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DEER SEASONS continue with the late muzzleloader time frame of now through Jan.10. Up to this point, approximately 110,000 deer have been reported through the harvest reporting system. This number is 6.4 percent lower (about 7,000 deer) than last year at this time. This is due in part to management goals for more and more counties coming in line with what DNR biologists have set as goals. Each year for the past 5 years, the overall deer herd has been lowering through the selective management of female deer. By the time all the deer seasons are finished in late January, Tom Litchfield who is the DNR deer biologist, will have a much better feeling for and the numbers to back it up of deer herd goals. It takes time for wildlife managers and hunter partners to achieve the stable numbers that the public is willing to live with. Even so, selected 'hot spots' will continue to see pressure applied as needed. Stay tuned.

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One of the first cabin fever great getaways is next weekend, Jan. 7, 8 and 9 in Des Moines. It is the Iowa Sportsman Outdoor Show hosted at the State Fairgrounds Varied Industries Building. More than 250 booths will be open to inspect products and services. World Record Archer Randy Oitker will attempt to break his existing World Record. There will be seminars, speakers and social time. Hours are 2 to 9 p.m. on Friday with ladies free after 5 p.m. Saturday hours are 9 am to 6 p.m. and Sunday is 9 a.m. to 4 p.m. Admission is $6 for adults, $4 for youth ages 8 to 12. Kids ages 7 or less are free.

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This scribe is an official deer antler measurer for the State of Iowa. And so far I have completed several tapings of the bones that buck deer grow on top of their head. Reminder: The Marshall County Conservation Board will have its deer antler measuring seminar and program on February 22, 2011 from 7 to 9 p.m. at the Conservation Center at the GrimesFarm. See you there for sure. Come see some excellent deer even if you did not collect one yourself during the past seasons.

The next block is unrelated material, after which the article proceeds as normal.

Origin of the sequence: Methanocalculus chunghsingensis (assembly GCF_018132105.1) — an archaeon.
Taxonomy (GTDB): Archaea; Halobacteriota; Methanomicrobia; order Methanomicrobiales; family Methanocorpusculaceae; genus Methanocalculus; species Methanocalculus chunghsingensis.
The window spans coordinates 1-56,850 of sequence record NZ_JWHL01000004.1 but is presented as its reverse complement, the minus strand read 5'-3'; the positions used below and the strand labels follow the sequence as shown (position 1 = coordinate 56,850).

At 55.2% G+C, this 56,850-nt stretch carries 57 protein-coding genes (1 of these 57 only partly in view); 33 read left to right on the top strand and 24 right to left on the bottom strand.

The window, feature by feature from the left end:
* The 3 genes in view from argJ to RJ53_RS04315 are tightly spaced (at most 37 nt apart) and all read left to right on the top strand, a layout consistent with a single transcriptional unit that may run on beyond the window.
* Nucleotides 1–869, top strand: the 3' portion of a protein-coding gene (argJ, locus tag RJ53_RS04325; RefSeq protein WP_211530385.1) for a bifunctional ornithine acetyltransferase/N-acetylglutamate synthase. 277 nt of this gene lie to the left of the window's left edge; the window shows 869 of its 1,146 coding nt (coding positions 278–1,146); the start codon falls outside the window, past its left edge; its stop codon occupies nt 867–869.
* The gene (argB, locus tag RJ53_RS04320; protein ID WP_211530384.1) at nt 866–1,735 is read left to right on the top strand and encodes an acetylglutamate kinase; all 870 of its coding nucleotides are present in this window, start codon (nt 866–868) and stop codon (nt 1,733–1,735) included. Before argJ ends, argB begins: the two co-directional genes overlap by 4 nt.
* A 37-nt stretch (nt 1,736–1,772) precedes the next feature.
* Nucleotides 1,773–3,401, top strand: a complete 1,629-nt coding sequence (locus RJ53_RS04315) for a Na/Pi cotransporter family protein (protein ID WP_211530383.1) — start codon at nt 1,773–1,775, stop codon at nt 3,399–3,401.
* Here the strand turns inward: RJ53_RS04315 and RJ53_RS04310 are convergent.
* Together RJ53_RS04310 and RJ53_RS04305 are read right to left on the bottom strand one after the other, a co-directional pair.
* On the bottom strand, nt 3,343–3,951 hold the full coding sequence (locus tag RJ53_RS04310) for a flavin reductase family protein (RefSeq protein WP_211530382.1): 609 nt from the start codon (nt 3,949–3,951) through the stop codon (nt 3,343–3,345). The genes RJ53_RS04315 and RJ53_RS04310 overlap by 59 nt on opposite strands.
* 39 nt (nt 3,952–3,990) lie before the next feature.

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Operators of SNOWMOBILES need to adhere to a basic tenant of landowner respect. You need advance permission to ride on private property that is not your own. Just because there is snow everywhere does not mean it is okay to drive anywhere. The snow has brought out numerous complaints of trespass by operators of snow machines.

There are great places to ride. The frozen Iowa River is the best as it courses its way through the county. The Heart of Iowa Trail is also open for snow riders as is the bike path paralleling highway 330.

Ride safe, ride smart and ride only where you have permission. Respect private property.

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"Whooo's Eating Whom?" is the topic for the Jan. 8 from 9 to 11 a.m. session of Uncle Ikes Nature Program at the GrimesFarm & Conservation Center. This program for children in first through fifth grades and their family members will discover who's the predator and who's the prey as they become a feathered predator and dine owl-style.

Weather permitting; enjoy an afternoon on the trails in the winter wonderland at the Grimes Farm on cross-country skis or snowshoes on Jan. 8 from 1 to 3 p.m. Bring your own or the MCCB has a limited supply available for use. Basic instruction will be provided.

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Garry Brandenburg is a graduate of Iowa State University with BS degree in Fish & Wildlife Biology. He is the retired director of the Marshall County Conservation Board. Contact him at PO Box 96, Albion, IA 50005.